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Getting outside is good for mental health, especially in winter

Last winter, I went hiking with some friends in the mountains north of Maple Ridge. To be honest, I didn’t want to go.

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By Valerie Franklin (Contributor) – Email

Print Edition: January 22, 2014

The mountains, air, and lakes of Maple Ridge are good for you.  (Photo credit: Valerie Franklin)

The mountains, air, and lakes of Maple Ridge are good for you. (Photo credit: Valerie Franklin)

Last winter, I went hiking with some friends in the mountains north of Maple Ridge. To be honest, I didn’t want to go. They’re sporty, outdoorsy folk — the kind of people who go cycling in logo-plastered Spandex and not only own real snowshoes, but actually use them — while I think a cold winter day means cozy slippers and a book, not blisters and hypothermia. But somehow they pried me off the sofa and into the truck, and away we went.

I began to feel better about going as soon as we left the city and reached the trailhead. It was a perfect December day, bright and crisp. The trail was dusted with fresh snow, but the brisk pace kept us warm. The cold air was so clear that we could count every individual tree on the mountains from miles away. After a couple of kilometres, we rounded a corner and found ourselves looking out on the Golden Ears completely cloaked in white, side-lit by the low winter sun.

We stopped and sat on a snow-covered log, drinking hot tea from a Thermos and passing around a bag of homemade cookies that someone had brought. My fingers were freezing and my nose was running, but it kept crossing my mind how glad I was that I hadn’t stayed home doing laundry and watching Netflix. I would have wasted my day and not even known it.

We weren’t the only ones enjoying a winter hike. A Korean family with two small girls zipped into Hello Kitty snowsuits caught up to us after a few minutes. They had just enough English to ask us to take their photo — we deduced from their gesturing — with the Golden Ears in the background. How flattering is it that we live a place so extraordinary that people come from the other side of the planet to see it, even in the dead of winter?

But it seems like we take our province’s beauty for granted. Our long, wet winters keep us inside for six months of the year. And while everyone knows the physical drawbacks of an indoor lifestyle — vitamin D deficiency and pudginess, to name a couple — we don’t often think about the psychological effects it has on us.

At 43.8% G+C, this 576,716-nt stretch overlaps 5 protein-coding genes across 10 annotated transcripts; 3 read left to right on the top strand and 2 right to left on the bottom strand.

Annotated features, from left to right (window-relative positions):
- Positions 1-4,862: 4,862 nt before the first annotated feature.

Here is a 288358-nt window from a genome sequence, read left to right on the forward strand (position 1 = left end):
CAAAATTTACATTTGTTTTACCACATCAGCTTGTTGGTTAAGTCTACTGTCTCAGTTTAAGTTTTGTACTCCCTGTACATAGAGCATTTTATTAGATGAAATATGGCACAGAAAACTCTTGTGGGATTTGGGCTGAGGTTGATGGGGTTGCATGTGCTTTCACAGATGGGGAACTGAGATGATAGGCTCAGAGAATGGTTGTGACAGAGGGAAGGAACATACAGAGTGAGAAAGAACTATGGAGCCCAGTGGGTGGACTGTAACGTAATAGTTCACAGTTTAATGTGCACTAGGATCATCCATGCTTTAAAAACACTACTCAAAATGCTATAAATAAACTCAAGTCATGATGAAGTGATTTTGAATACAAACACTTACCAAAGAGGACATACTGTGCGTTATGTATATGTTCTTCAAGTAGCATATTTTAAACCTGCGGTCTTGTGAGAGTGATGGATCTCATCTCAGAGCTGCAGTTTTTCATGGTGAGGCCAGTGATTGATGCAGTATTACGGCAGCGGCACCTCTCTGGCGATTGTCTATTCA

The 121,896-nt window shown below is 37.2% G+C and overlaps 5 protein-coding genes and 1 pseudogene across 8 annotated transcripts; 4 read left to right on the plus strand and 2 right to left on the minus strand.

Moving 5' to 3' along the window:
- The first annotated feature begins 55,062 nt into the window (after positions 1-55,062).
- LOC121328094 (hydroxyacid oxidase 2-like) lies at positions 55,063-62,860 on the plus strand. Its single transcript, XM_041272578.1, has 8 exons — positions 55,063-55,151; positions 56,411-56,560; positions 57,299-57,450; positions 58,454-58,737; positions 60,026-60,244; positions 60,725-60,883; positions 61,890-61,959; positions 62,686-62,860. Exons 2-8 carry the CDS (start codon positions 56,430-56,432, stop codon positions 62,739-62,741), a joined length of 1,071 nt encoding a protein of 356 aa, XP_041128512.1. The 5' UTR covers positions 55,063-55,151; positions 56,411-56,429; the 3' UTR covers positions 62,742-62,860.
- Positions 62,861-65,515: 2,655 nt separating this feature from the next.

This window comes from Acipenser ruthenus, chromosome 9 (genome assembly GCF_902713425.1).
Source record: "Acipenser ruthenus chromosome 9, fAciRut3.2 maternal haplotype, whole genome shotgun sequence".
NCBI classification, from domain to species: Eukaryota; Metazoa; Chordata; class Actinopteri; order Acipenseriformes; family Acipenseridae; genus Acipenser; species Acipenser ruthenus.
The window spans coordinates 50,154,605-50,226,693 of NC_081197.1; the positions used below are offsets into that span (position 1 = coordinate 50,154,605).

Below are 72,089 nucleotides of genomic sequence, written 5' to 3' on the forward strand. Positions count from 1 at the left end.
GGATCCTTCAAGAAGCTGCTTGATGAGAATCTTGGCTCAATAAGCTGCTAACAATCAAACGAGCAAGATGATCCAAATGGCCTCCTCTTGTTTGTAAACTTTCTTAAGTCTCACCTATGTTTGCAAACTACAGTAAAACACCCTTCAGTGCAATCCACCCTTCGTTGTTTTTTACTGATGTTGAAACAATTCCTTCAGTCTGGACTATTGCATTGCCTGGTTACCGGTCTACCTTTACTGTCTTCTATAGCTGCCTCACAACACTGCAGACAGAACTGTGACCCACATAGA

Living with walls around us splits us from the natural world both physically and mentally. Nature deficit disorder, the development of behavioural problems in people who grow up without being exposed to natural environments and wild places, has been on the radar of psychologists for over a decade. Just this month, the American Chemical Society published the results of a scientific study that spent several years tracking the mental health of people who relocated from grey urban environments to areas with more trees and green space. No one’s particularly surprised by their findings: people surrounded by nature became significantly happier and more emotionally stable than those surrounded by concrete. We like green stuff. We need it in our lives.

That’s why we’re so lucky to live here. Even in the heart of Metro Vancouver, we’re never more than half an hour’s drive away from breathtaking walking trails, mountains, and creeks. That Korean family knew that they only had so long to visit B.C., and they were taking advantage of every minute of their time here, snow or no snow. It’s a good reminder for us to enjoy what we’ve got.

It’s now January and we have at least a few more weeks of winter before the weather starts to warm up — but I’m turning off Netflix and grabbing a jacket. There’s an entire world outside waiting to be hiked, skied, photographed, and explored. The hardest part is taking the first step out the door.

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